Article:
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Criminal Law Blog

Vacating Restraining Orders

March 29, 2017 | by Einhorn Barbarito

Since the beginning of the domestic violence procedure in New Jersey, innumerable final restraining orders have been entered. Months or even years often pass, and the final restraining orders continue in full force and effect. Unless the order is removed, the final restraining order will continue to interfere with the ability of the defendant against whom it was entered to have contact with his children, a former wife or other people with whom he wishes to communicate.

There is a procedure for removing final restraining orders, provided by the Domestic Violence Act itself. As written, that procedure allows a court to dissolve or vacate the final restraining order, but only if the judge who dissolves or modifies the order is the same judge who entered the order or has access to a complete record of the hearing on which the order was based. In the past, the term “complete record” was interpreted to mean existence of a complete transcript of the hearing of the final restraining order that had been entered. This can be problematic, as some final restraining orders have been in existence for many years. For example, I was recently involved in a case that arose from a 1988 final restraining order. Efforts to obtain a copy of the transcript were unsuccessful since the transcripts could no longer be duplicated, and the attorney representing the plaintiff in the matter, who still wanted to hold on to the final restraining order, objected on grounds of absence of a complete transcript.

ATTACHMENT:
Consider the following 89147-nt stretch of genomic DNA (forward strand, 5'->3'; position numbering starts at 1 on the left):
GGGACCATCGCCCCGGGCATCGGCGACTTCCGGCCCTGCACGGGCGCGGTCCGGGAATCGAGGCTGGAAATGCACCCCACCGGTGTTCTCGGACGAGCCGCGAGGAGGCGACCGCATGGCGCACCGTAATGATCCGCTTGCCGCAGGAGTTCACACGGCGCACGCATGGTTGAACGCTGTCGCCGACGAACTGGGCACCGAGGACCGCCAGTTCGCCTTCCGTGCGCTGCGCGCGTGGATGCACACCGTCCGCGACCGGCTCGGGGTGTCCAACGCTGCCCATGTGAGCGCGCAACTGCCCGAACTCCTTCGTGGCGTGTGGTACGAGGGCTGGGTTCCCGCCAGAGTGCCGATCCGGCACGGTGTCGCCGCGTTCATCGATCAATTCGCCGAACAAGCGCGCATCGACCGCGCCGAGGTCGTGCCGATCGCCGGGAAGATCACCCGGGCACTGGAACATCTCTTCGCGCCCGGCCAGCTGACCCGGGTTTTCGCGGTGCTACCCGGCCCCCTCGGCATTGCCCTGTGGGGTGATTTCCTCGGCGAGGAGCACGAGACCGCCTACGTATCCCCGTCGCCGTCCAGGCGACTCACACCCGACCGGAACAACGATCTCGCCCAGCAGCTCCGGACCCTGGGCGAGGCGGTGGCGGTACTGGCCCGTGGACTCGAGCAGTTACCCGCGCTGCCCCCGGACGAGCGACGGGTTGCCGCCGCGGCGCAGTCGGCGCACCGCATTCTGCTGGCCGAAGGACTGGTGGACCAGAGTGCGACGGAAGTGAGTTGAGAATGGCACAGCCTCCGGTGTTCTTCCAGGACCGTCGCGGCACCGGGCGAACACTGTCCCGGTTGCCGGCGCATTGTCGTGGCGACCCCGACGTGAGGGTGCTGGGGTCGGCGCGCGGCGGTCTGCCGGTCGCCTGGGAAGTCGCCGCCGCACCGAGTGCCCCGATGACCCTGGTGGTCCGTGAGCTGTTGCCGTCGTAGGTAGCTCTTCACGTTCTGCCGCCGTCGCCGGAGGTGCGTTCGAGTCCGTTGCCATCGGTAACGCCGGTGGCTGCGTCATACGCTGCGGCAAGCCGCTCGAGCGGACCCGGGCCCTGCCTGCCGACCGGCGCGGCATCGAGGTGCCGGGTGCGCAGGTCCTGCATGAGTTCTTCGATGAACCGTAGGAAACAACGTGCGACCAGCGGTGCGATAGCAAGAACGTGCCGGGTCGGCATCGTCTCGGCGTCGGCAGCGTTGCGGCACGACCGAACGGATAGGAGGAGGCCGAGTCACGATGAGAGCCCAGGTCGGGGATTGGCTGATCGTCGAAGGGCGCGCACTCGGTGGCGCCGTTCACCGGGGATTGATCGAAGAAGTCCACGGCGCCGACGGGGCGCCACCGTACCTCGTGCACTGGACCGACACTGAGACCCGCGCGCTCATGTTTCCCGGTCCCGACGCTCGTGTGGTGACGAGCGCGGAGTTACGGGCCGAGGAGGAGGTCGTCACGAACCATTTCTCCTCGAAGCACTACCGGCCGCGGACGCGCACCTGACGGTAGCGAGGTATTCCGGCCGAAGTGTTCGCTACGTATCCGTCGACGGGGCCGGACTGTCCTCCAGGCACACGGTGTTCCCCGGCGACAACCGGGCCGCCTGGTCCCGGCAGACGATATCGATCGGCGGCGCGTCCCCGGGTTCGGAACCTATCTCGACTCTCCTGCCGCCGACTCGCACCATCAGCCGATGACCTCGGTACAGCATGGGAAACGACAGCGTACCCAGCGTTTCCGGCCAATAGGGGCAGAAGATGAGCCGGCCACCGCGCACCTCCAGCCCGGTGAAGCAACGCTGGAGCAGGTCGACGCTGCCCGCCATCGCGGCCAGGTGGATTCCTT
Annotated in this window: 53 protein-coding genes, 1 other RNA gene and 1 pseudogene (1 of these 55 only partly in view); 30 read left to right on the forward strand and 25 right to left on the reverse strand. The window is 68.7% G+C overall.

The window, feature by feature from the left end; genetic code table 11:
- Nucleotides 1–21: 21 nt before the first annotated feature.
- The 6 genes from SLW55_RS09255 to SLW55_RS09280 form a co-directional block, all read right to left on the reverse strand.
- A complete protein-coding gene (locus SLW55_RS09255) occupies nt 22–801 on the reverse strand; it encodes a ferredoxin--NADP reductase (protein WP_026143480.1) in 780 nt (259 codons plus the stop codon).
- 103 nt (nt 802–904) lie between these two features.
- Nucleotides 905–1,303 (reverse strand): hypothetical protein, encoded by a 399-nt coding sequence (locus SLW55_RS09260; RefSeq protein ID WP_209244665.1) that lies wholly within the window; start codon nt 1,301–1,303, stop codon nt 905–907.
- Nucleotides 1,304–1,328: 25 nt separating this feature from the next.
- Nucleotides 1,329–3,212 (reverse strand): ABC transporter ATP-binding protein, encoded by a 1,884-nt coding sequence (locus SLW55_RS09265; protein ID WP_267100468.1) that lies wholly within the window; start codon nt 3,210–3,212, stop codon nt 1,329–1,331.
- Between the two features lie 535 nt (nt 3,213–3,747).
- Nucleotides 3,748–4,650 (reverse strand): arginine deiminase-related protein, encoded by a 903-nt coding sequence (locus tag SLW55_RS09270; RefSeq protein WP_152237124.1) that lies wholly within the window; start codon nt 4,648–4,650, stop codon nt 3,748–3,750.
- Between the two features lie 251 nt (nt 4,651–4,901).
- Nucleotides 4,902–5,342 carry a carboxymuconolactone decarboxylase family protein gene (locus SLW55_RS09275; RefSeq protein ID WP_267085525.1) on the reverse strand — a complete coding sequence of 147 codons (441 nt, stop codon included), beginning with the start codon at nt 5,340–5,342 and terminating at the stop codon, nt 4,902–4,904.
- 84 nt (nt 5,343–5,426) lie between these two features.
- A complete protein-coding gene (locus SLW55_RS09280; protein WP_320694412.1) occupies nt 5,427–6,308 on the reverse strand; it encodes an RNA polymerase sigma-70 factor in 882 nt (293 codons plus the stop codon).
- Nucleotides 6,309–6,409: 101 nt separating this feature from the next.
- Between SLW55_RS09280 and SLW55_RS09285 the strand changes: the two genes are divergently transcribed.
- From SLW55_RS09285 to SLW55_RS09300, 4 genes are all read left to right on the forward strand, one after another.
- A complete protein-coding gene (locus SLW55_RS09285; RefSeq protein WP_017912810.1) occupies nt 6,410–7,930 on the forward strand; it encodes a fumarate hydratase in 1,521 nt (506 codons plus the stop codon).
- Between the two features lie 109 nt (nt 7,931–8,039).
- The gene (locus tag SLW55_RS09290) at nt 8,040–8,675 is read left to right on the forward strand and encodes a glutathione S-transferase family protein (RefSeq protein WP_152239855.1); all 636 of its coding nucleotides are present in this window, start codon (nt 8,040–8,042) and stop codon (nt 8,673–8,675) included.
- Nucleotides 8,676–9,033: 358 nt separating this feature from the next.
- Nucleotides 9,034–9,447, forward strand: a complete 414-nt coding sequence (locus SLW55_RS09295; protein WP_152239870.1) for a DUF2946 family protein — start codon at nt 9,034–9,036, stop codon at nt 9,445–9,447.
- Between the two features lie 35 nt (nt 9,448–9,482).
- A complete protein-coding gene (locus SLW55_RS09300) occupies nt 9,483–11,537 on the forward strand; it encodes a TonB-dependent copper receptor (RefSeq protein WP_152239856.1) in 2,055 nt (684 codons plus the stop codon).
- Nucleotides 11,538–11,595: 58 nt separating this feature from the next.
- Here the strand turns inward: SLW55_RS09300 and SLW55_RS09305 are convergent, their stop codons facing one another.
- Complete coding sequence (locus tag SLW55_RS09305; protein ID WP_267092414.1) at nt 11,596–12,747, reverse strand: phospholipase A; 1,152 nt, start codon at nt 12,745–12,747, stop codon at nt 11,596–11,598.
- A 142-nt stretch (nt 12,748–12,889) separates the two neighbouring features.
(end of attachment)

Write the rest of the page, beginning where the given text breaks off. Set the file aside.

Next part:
In a recent decision, E.M. v. F.M., our Appellate Division confronted such a dilemma. There, a transcript of the hearings in the domestic violence matter was not available, and there was little documentation to indicate the initial reasons why the restraining order was entered. The court that originally heard the application to vacate refused to do so, stating that a transcript and other records had not been provided. On appeal, it was argued that the “complete record” contained in the statute should not apply since the legislature’s intent was to provide individuals the opportunity to be relieved of their restraints based upon multiple factors. In the past, courts had stated that to constitute the “complete record,” all pleadings, orders and a complete transcript of the final restraining order hearing were required. The court in E.M. v. F.M. found that such an approach was unduly burdensome, and that the application to vacate should not have been denied solely on the basis that there was no transcript. The court then recommended a procedure by which the record could be reconstituted. The purpose of any reconstruction of the record is to determine the testimony the original applicant presented in that proceeding. The burden of showing good cause to dissolve a final restraining order always remains with the defendant. The defendant, however, cannot be prohibited from obtaining vacation of the restraining order merely because relevant records no longer exist or have been destroyed.

The decision shows the flexibility of the court and its recognition that people should not be burdened by the continuing existence of final restraining orders when there continues to be no reason for them to exist. Mere technicalities should not stand in the way of removing such a blot from a person’s record.

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